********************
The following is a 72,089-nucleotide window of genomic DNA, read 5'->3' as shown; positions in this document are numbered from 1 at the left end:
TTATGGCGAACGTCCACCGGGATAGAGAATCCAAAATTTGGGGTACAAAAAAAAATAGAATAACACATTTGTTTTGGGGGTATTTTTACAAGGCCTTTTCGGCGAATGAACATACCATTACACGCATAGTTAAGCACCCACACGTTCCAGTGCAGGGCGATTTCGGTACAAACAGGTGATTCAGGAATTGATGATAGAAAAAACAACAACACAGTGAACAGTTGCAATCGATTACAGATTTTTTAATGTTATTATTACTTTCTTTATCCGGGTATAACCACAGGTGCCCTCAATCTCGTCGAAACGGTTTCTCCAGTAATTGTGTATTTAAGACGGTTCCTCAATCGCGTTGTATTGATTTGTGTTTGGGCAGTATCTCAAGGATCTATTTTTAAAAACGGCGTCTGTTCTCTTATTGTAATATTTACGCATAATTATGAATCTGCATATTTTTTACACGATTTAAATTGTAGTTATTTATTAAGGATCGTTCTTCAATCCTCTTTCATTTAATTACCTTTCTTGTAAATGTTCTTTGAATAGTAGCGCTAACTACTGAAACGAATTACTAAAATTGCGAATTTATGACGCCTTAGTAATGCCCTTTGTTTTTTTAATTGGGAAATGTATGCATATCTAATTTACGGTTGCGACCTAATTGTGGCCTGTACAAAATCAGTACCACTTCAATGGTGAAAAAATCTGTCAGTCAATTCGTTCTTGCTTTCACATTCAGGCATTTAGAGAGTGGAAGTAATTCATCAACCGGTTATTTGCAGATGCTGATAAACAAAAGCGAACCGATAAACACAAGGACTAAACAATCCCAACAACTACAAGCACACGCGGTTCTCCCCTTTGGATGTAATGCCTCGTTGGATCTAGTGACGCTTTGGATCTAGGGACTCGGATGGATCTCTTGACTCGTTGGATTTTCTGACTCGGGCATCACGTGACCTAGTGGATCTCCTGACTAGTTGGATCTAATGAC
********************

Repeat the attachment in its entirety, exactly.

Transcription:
The following is a 72,089-nucleotide window of genomic DNA, read 5'->3' as shown; positions in this document are numbered from 1 at the left end:
TTATGGCGAACGTCCACCGGGATAGAGAATCCAAAATTTGGGGTACAAAAAAAAATAGAATAACACATTTGTTTTGGGGGTATTTTTACAAGGCCTTTTCGGCGAATGAACATACCATTACACGCATAGTTAAGCACCCACACGTTCCAGTGCAGGGCGATTTCGGTACAAACAGGTGATTCAGGAATTGATGATAGAAAAAACAACAACACAGTGAACAGTTGCAATCGATTACAGATTTTTTAATGTTATTATTACTTTCTTTATCCGGGTATAACCACAGGTGCCCTCAATCTCGTCGAAACGGTTTCTCCAGTAATTGTGTATTTAAGACGGTTCCTCAATCGCGTTGTATTGATTTGTGTTTGGGCAGTATCTCAAGGATCTATTTTTAAAAACGGCGTCTGTTCTCTTATTGTAATATTTACGCATAATTATGAATCTGCATATTTTTTACACGATTTAAATTGTAGTTATTTATTAAGGATCGTTCTTCAATCCTCTTTCATTTAATTACCTTTCTTGTAAATGTTCTTTGAATAGTAGCGCTAACTACTGAAACGAATTACTAAAATTGCGAATTTATGACGCCTTAGTAATGCCCTTTGTTTTTTTAATTGGGAAATGTATGCATATCTAATTTACGGTTGCGACCTAATTGTGGCCTGTACAAAATCAGTACCACTTCAATGGTGAAAAAATCTGTCAGTCAATTCGTTCTTGCTTTCACATTCAGGCATTTAGAGAGTGGAAGTAATTCATCAACCGGTTATTTGCAGATGCTGATAAACAAAAGCGAACCGATAAACACAAGGACTAAACAATCCCAACAACTACAAGCACACGCGGTTCTCCCCTTTGGATGTAATGCCTCGTTGGATCTAGTGACGCTTTGGATCTAGGGACTCGGATGGATCTCTTGACTCGTTGGATTTTCTGACTCGGGCATCACGTGACCTAGTGGATCTCCTGACTAGTTGGATCTAATGAC